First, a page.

... better still, so can lots of reading! This blog post allows me to expound on my thoughts exactly on assessment for learning in school libraries, whether you like it or not!
Geoff Johnson, a frequent educational editorial contributor to The Vancouver Sun Op Ed page, is a former colleague from my very first years in New Westminster as a teacher of English. In light of the comments of some of our colleagues that emerged from the recent BCTF AGM, I do very much appreciate the perspective from which Geoff's article (below) comes.In schools, we teach children and everything we do is about building their chances of success. And aren't you glad that we teacher-librarians work in the best place in the school to stimulate the love of words, that we don't have to administer spelling tests, for example, or deal with zeroes and speculate on curricular dumbing-down -- rather, we know that assessment for learning (AFL) in our space means knowing each child well enough that you have no difficulty finding "just the right book for just the right child at just the right time."
Please read Meredyth`s lateliteracy blog this week (Teacher-librarians, April 4) as she describes the delight with which she viewed our Pam of Waverly in a frenzy of matching books and kids. To my Literacy colleagues I do need to ask, can you see it? Are there those places where you see classrooms committed to reading by using the school library program and you know that success in that building hinges on the relationships that have been developed to promote the love and culture of reading. Thanks, Meredyth, for this description. Oh, and for posting the very cool poster of Obama in the library.
Thanks, Meredyth, for this description of our super-colleague. Oh, and for posting the very cool poster of Obama in the library which I am blatantly borrowing because he belongs here too.
We know, and would love someone like Geoff Johnson to write about this phenomenon called school library, where reading improves with reading, and reading also improves spelling, vocabulary, grammar, writing ... well, Krashen argues this best, and I am preaching to the converted here! But for all the Ministry-driven rhetoric about improving literacy and student achievement, it still amazes me that decades of research correlating strong school library programs and student success, as well as free voluntary reading and student success, are ignored as we continue to face erosion of our capacity to administer the treatment that works best. Did I see a report that literacy scores are down, Mr Gorman? Stephen Krashen has something to say about that. Hello, is there anyone over there?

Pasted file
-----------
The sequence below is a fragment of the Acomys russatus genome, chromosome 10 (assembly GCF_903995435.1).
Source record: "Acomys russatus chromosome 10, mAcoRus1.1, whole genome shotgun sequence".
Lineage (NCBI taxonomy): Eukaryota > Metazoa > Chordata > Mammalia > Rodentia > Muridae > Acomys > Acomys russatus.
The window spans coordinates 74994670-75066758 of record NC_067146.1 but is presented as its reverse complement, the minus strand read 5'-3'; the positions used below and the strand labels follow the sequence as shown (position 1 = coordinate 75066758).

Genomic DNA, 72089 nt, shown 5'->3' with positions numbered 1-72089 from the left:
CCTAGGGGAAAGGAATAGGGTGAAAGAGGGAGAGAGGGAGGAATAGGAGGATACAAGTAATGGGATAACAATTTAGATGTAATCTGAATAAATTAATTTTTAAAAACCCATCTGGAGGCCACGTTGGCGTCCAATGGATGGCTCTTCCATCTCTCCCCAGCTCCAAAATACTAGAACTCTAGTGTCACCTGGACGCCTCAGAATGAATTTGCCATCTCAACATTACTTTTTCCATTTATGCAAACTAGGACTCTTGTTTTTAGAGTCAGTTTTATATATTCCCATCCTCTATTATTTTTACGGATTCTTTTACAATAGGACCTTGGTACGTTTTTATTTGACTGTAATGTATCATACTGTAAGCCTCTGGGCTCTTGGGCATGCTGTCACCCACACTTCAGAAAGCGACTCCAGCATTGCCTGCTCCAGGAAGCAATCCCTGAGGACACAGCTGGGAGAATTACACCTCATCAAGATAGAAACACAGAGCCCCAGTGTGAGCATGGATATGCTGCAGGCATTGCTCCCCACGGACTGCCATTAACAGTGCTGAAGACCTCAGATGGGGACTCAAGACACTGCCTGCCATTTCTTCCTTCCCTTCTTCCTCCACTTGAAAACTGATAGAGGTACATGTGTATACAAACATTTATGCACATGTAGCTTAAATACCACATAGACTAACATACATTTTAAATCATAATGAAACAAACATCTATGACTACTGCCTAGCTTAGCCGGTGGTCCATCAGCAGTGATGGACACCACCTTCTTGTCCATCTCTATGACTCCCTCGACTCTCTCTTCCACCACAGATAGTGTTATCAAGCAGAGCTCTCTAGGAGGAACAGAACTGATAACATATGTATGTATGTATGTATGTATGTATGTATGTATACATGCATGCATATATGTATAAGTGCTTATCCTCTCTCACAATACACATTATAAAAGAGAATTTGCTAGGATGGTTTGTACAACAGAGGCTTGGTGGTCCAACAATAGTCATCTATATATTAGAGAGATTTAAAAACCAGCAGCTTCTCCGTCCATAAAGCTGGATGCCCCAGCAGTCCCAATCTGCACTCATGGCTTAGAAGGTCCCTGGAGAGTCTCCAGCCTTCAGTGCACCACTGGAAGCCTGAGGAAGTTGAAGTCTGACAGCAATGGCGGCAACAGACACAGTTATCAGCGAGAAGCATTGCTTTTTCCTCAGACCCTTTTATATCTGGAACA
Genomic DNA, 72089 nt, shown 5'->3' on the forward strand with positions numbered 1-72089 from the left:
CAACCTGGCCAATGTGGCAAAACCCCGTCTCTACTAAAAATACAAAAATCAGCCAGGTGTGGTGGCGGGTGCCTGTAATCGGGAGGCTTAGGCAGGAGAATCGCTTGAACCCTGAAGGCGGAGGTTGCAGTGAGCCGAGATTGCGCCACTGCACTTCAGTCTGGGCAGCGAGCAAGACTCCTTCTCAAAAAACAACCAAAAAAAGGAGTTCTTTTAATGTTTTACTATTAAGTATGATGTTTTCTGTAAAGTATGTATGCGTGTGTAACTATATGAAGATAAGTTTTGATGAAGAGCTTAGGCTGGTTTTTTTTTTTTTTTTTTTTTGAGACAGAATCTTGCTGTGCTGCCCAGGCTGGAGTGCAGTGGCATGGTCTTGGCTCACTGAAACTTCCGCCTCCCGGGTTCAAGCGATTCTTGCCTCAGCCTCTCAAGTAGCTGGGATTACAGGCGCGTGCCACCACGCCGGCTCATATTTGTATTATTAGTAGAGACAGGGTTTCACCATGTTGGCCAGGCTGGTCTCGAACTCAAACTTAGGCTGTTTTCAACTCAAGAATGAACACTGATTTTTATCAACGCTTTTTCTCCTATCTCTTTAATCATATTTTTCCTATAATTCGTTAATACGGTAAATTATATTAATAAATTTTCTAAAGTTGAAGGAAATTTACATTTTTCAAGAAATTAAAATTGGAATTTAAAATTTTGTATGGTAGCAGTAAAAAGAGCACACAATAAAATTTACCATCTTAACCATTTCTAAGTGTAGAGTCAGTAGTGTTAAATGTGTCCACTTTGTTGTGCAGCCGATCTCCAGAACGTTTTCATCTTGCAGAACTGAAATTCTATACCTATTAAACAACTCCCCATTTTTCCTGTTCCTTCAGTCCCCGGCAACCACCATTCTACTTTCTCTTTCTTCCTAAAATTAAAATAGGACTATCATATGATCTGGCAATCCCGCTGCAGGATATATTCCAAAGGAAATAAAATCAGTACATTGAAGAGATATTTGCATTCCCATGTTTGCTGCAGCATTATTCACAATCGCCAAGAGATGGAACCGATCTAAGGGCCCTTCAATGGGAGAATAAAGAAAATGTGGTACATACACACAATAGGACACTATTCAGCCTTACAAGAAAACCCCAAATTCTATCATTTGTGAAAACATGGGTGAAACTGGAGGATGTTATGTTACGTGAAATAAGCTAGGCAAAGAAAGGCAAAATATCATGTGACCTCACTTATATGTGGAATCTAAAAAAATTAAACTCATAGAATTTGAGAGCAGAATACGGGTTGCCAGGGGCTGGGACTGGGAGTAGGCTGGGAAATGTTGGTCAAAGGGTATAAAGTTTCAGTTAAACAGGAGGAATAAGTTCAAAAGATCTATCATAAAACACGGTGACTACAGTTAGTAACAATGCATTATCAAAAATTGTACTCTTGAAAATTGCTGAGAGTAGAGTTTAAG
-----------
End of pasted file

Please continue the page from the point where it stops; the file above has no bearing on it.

I am reminded of Krashen`s question: What, he asked metaphorically, if there was a country experiencing a drought and famine, and the experts deemed that the children there needed painful and expensive surgery? Everyone would say, no, feed them! Similarly, children don’t need painful and expensive intensive phonics programs (and perhaps I can add, more testing), they need books!
If you need to re-read about Krashen and his work, check my summary of his talk at the IASL conference in Berkeley this summer (Fall 2008 Bookmark, pp 10-11). And, Geoff, you were there in New West when Hooked on Books was what drove our instruction in English. I'll be in touch! Read Geoff Johnson (Sun, 18 March 2009) below ... .
Testing, used properly, can lay the groundwork for success for all
BY GEOFF JOHNSON
The Vancouver Sun
18 Mar 2009
It was 1968 and like every “ newbie” teacher in New South Wales, Australia, I was subject to inspection by a state-appointed inspector. And I wasn’t doing well. Grade 12 English in those days still included the teaching of spelling — thought to be an...read more...
Assessment for learning not â€�dumbing down’
Tech Tags: The Vancouver Sun newspaper Opinion